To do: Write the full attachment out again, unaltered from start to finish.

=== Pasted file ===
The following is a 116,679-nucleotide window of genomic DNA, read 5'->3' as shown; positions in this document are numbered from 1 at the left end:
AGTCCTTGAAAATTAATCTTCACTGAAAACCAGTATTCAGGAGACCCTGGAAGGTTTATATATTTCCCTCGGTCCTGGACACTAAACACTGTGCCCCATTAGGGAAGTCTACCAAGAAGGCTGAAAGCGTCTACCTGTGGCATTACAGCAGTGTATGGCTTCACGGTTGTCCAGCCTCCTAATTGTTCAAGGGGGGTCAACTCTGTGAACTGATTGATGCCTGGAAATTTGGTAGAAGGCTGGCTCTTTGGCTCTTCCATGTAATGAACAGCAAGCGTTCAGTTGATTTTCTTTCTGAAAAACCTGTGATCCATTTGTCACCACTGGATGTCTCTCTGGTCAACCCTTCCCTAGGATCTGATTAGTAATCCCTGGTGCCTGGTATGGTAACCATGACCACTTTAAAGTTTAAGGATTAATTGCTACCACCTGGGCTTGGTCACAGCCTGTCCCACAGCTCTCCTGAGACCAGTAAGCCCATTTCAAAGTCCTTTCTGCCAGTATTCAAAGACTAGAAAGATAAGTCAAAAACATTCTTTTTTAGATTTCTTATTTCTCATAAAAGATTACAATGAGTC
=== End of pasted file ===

The following is a 116,679-nucleotide window of genomic DNA, read 5'->3' as shown; positions in this document are numbered from 1 at the left end:
AGTCCTTGAAAATTAATCTTCACTGAAAACCAGTATTCAGGAGACCCTGGAAGGTTTATATATTTCCCTCGGTCCTGGACACTAAACACTGTGCCCCATTAGGGAAGTCTACCAAGAAGGCTGAAAGCGTCTACCTGTGGCATTACAGCAGTGTATGGCTTCACGGTTGTCCAGCCTCCTAATTGTTCAAGGGGGGTCAACTCTGTGAACTGATTGATGCCTGGAAATTTGGTAGAAGGCTGGCTCTTTGGCTCTTCCATGTAATGAACAGCAAGCGTTCAGTTGATTTTCTTTCTGAAAAACCTGTGATCCATTTGTCACCACTGGATGTCTCTCTGGTCAACCCTTCCCTAGGATCTGATTAGTAATCCCTGGTGCCTGGTATGGTAACCATGACCACTTTAAAGTTTAAGGATTAATTGCTACCACCTGGGCTTGGTCACAGCCTGTCCCACAGCTCTCCTGAGACCAGTAAGCCCATTTCAAAGTCCTTTCTGCCAGTATTCAAAGACTAGAAAGATAAGTCAAAAACATTCTTTTTTAGATTTCTTATTTCTCATAAAAGATTACAATGAGTC